Autie and Mildred Goodman raised four children: Kris, Terry, Jill and their late son Ted.

‘The workingman’s musician’

Kris and Terry Goodman remember there always being harmony at home, whether it was Nat King Cole on the record player or their father practicing saxophone or piano.

While he was gone for long periods of time, his kids would play his albums while their father as a way to be close to their father.

Kris Goodman’s favorite song by his dad was “Blue Velvet,” a song he recorded in 1964 that he remembers watching him play live with The Modernaires at the Desert Inn.

“He was the workingman’s musician,” Kris Goodman, 57, said. “He was able to take his talent and parlay that into the career and become a person of note in the industry, but not so much a household name.”

He described his father as a “Sinatra-type vocalist” and jazz, saxophone player.

“He raised four kids on a musician’s salary,” he said. “He was all about his craft, and his family.”

After moving to Pahrump, Goodman entertained for about three years at the now-closed Tommasino’s restaurant with owner/musician Tom Saitta and well-known Vegas pianist Tommy Deering.

Goodman wasn’t the only artistically inclined member of his family. He inspired all three of his sons to follow in his footsteps. His wife was a sketch artist and painter who worked in several local art galleries in Las Vegas.

His daughter, Jill, went to art school in Portland and is a graphic artist.

His son Terry Goodman, 66, known in the music industry as Terry Nails, was a bass player with Ozzy Osbourne and recorded the hit 1981 song “867-5309/Jenny” as a member of Tommy Tutone.

Kris Goodman played in a performing arts group at Bonanza High School that was hired to play gigs in Disneyland, and Ted Goodman played in local bands Vegas Wash and the Generics.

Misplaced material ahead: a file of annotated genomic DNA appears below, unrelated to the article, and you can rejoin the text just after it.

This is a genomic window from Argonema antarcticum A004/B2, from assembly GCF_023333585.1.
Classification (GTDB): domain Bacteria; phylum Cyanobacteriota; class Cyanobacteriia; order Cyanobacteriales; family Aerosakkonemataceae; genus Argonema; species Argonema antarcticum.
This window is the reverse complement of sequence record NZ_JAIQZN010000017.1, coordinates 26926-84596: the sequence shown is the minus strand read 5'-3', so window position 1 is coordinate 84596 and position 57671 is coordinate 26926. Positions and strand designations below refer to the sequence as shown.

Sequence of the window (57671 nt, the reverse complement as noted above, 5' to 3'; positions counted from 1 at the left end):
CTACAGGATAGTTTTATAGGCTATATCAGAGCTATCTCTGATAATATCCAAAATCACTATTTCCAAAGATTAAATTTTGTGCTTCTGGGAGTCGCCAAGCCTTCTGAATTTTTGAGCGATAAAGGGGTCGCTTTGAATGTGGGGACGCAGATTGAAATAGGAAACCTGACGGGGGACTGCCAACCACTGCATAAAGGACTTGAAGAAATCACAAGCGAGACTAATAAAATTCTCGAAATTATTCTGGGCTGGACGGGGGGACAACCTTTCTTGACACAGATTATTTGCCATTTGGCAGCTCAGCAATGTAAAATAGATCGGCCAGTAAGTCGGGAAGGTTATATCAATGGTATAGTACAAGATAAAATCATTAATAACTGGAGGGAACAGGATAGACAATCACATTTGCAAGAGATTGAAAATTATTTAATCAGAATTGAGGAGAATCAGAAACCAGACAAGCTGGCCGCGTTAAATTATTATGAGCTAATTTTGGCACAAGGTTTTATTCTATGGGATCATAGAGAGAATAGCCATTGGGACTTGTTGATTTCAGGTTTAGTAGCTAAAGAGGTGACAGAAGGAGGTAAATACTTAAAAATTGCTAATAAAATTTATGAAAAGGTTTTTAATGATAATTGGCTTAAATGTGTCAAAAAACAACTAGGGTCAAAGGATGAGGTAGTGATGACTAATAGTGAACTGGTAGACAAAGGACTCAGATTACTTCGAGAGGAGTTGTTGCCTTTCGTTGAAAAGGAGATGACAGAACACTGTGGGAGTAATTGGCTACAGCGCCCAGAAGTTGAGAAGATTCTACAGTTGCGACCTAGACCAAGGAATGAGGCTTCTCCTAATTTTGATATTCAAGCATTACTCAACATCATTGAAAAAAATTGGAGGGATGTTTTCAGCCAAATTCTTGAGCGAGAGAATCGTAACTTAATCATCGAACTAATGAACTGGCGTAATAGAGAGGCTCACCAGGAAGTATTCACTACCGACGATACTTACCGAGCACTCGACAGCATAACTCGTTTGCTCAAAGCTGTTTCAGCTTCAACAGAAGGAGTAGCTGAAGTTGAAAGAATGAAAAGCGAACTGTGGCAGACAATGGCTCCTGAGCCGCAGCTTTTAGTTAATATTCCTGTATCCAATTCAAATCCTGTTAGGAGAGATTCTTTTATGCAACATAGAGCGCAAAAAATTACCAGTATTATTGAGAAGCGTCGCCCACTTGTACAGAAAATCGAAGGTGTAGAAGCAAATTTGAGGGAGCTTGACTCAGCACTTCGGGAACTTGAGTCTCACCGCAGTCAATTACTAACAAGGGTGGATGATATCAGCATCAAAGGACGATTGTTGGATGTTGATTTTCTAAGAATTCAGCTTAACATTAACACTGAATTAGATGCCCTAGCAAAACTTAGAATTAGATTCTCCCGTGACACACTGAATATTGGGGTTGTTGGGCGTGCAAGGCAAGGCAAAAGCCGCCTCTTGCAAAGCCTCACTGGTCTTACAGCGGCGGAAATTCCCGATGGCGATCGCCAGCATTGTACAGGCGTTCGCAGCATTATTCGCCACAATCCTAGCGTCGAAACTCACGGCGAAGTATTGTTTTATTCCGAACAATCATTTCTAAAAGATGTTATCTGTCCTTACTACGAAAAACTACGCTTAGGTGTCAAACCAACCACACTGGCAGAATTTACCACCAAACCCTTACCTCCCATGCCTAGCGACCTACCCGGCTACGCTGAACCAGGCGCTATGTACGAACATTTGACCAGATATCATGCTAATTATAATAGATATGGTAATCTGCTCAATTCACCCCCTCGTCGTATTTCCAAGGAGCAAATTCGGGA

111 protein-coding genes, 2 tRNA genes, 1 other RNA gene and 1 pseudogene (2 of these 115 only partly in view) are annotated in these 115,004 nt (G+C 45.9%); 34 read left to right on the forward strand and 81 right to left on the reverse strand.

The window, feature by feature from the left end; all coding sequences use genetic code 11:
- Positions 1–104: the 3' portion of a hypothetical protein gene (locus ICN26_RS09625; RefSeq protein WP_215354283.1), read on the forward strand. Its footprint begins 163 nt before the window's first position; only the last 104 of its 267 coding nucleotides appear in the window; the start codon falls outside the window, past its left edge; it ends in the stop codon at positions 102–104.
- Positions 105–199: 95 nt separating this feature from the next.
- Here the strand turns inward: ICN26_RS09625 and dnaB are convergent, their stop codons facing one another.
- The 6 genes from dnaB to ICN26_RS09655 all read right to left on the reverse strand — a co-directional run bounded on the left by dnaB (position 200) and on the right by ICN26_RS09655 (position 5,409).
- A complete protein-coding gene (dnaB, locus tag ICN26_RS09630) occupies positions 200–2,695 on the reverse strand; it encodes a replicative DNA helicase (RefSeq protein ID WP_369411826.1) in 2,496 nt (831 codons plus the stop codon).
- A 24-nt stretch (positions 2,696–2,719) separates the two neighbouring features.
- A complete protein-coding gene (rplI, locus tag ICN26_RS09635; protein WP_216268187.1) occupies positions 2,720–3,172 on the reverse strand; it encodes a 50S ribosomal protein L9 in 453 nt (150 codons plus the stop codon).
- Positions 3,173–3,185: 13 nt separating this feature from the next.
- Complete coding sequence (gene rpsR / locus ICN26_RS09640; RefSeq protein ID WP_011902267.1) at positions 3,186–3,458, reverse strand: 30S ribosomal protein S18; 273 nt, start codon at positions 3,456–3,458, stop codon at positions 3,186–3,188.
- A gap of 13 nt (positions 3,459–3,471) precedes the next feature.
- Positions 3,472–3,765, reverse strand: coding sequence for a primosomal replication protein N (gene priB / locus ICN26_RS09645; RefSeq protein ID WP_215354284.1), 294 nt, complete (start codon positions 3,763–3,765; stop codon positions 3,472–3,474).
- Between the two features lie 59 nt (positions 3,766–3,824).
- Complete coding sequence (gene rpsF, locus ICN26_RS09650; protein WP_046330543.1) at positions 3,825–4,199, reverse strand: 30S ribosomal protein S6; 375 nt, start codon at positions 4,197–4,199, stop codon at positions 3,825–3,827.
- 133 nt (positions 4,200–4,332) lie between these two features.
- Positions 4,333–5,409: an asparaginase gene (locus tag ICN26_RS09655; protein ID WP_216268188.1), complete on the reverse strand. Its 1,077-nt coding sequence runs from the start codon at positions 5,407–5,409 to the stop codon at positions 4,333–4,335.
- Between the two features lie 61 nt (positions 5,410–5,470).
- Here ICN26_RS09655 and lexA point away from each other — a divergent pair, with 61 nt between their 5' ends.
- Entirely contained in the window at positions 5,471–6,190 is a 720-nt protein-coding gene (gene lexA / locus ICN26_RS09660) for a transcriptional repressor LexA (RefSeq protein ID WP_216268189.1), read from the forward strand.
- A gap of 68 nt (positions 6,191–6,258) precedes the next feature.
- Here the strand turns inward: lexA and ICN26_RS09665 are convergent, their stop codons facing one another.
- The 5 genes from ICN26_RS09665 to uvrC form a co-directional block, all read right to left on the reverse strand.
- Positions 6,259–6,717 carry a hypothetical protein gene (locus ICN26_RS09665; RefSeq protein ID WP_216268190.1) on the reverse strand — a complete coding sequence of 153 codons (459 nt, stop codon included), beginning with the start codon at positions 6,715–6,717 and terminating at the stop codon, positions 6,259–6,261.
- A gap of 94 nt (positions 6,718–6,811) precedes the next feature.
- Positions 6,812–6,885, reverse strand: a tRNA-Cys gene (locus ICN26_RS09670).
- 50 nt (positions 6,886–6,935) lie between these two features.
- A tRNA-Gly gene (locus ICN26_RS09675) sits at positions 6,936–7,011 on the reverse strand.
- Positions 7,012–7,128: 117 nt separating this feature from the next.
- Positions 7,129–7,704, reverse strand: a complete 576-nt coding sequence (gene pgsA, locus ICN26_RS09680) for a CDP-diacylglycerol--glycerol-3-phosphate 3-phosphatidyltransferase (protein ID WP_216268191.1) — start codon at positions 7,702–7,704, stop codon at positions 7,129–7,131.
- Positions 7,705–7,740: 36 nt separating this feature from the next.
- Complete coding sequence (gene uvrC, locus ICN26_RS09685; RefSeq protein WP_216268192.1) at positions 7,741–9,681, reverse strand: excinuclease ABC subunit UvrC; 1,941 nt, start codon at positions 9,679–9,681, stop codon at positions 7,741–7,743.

“He was the centerpiece of all of that,” Kris Goodman said.

“The bigger lesson from my dad to me was humility,” he said. “He was like a humble, human person. He never had a bad word for anyone he was always so kind and forgiving of humanity.”

When not playing music, Autie Goodman had a great interest in Nevada mining history. He’d bring his children on road trips and map out old western ghost towns, such as Goldfield and Delamar.

They’d go camping on Mount Charleston, and he’d take his kids to the drag races at the old Stardust raceway. They water-skied and went to Lake Mead National Recreation Area.

“It was a nice treat when his band would play here,” Kris Goodman said.

His kids learned to grow up backstage, sitting behind the curtains. Kris and his sister, Jill, had their first time at Disneyland, seeing Mickey Mouse backstage.

“It always gave us a good perspective of what really goes on behind the scenes,” he said.

Along with their four children, Autie and Mildred Goodman had five grandchildren and four great grandchildren, Kris Goodman said.

His brother, Terry, moved in with his parents in 2013 to help take care of them. He said his father was a “hoot,” with a great sense of humor.

“He was the most amazingly kind, gentle human being I ever met,” he said.

For fun, the man would rewrite the lyrics to some of the old classics. His sharp wit would make them laugh.

As a musician in his own right, Terry Goodman said he always felt bad that he didn’t learn how to sightread like his father. One day, he confided that to his father.

“I can barely see the charts,” his dad responded with a laugh. “I just knew the songs.”

The Goodmans are planning a private memorial service but believe the family patriarch deserves broader recognition.

“There are a lot of talented people in this industry, and people should know their names,” Kris Goodman said. “People should know my dad’s name.”

Contact Briana Erickson at berickson@reviewjournal.com or 702-387-5244. Follow @brianarerick on Twitter.